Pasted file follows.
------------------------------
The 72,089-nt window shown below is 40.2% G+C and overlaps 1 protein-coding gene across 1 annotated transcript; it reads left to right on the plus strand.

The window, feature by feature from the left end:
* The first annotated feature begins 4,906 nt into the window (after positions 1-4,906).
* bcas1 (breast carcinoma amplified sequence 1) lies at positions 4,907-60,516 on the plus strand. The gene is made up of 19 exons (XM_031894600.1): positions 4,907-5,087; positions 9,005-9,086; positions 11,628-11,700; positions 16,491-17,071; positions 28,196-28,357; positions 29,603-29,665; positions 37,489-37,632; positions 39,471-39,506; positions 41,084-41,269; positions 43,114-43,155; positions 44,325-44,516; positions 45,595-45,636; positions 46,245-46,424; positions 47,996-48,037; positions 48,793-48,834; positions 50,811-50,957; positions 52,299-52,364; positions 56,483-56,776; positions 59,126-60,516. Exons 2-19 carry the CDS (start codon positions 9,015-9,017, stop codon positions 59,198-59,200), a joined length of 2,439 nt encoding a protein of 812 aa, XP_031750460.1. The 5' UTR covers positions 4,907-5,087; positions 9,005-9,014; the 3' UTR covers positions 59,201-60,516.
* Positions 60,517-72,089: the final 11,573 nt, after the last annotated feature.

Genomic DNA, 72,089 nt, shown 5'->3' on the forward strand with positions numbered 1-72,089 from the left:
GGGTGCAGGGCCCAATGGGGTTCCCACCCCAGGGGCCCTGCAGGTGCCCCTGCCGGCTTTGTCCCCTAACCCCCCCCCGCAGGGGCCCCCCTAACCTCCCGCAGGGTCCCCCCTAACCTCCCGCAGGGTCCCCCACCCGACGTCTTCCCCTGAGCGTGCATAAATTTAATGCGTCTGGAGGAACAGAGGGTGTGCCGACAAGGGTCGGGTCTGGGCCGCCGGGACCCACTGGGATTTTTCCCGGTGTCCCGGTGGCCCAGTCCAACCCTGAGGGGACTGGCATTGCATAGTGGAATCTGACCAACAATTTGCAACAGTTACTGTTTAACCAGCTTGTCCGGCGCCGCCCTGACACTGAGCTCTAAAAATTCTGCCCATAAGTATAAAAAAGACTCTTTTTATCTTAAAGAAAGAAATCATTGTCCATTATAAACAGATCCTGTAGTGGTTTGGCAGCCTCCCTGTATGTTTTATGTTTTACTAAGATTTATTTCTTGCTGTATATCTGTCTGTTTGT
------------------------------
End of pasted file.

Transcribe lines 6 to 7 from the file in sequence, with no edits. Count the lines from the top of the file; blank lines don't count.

Genomic DNA, 72,089 nt, shown 5'->3' on the forward strand with positions numbered 1-72,089 from the left:
GGGTGCAGGGCCCAATGGGGTTCCCACCCCAGGGGCCCTGCAGGTGCCCCTGCCGGCTTTGTCCCCTAACCCCCCCCCGCAGGGGCCCCCCTAACCTCCCGCAGGGTCCCCCCTAACCTCCCGCAGGGTCCCCCACCCGACGTCTTCCCCTGAGCGTGCATAAATTTAATGCGTCTGGAGGAACAGAGGGTGTGCCGACAAGGGTCGGGTCTGGGCCGCCGGGACCCACTGGGATTTTTCCCGGTGTCCCGGTGGCCCAGTCCAACCCTGAGGGGACTGGCATTGCATAGTGGAATCTGACCAACAATTTGCAACAGTTACTGTTTAACCAGCTTGTCCGGCGCCGCCCTGACACTGAGCTCTAAAAATTCTGCCCATAAGTATAAAAAAGACTCTTTTTATCTTAAAGAAAGAAATCATTGTCCATTATAAACAGATCCTGTAGTGGTTTGGCAGCCTCCCTGTATGTTTTATGTTTTACTAAGATTTATTTCTTGCTGTATATCTGTCTGTTTGT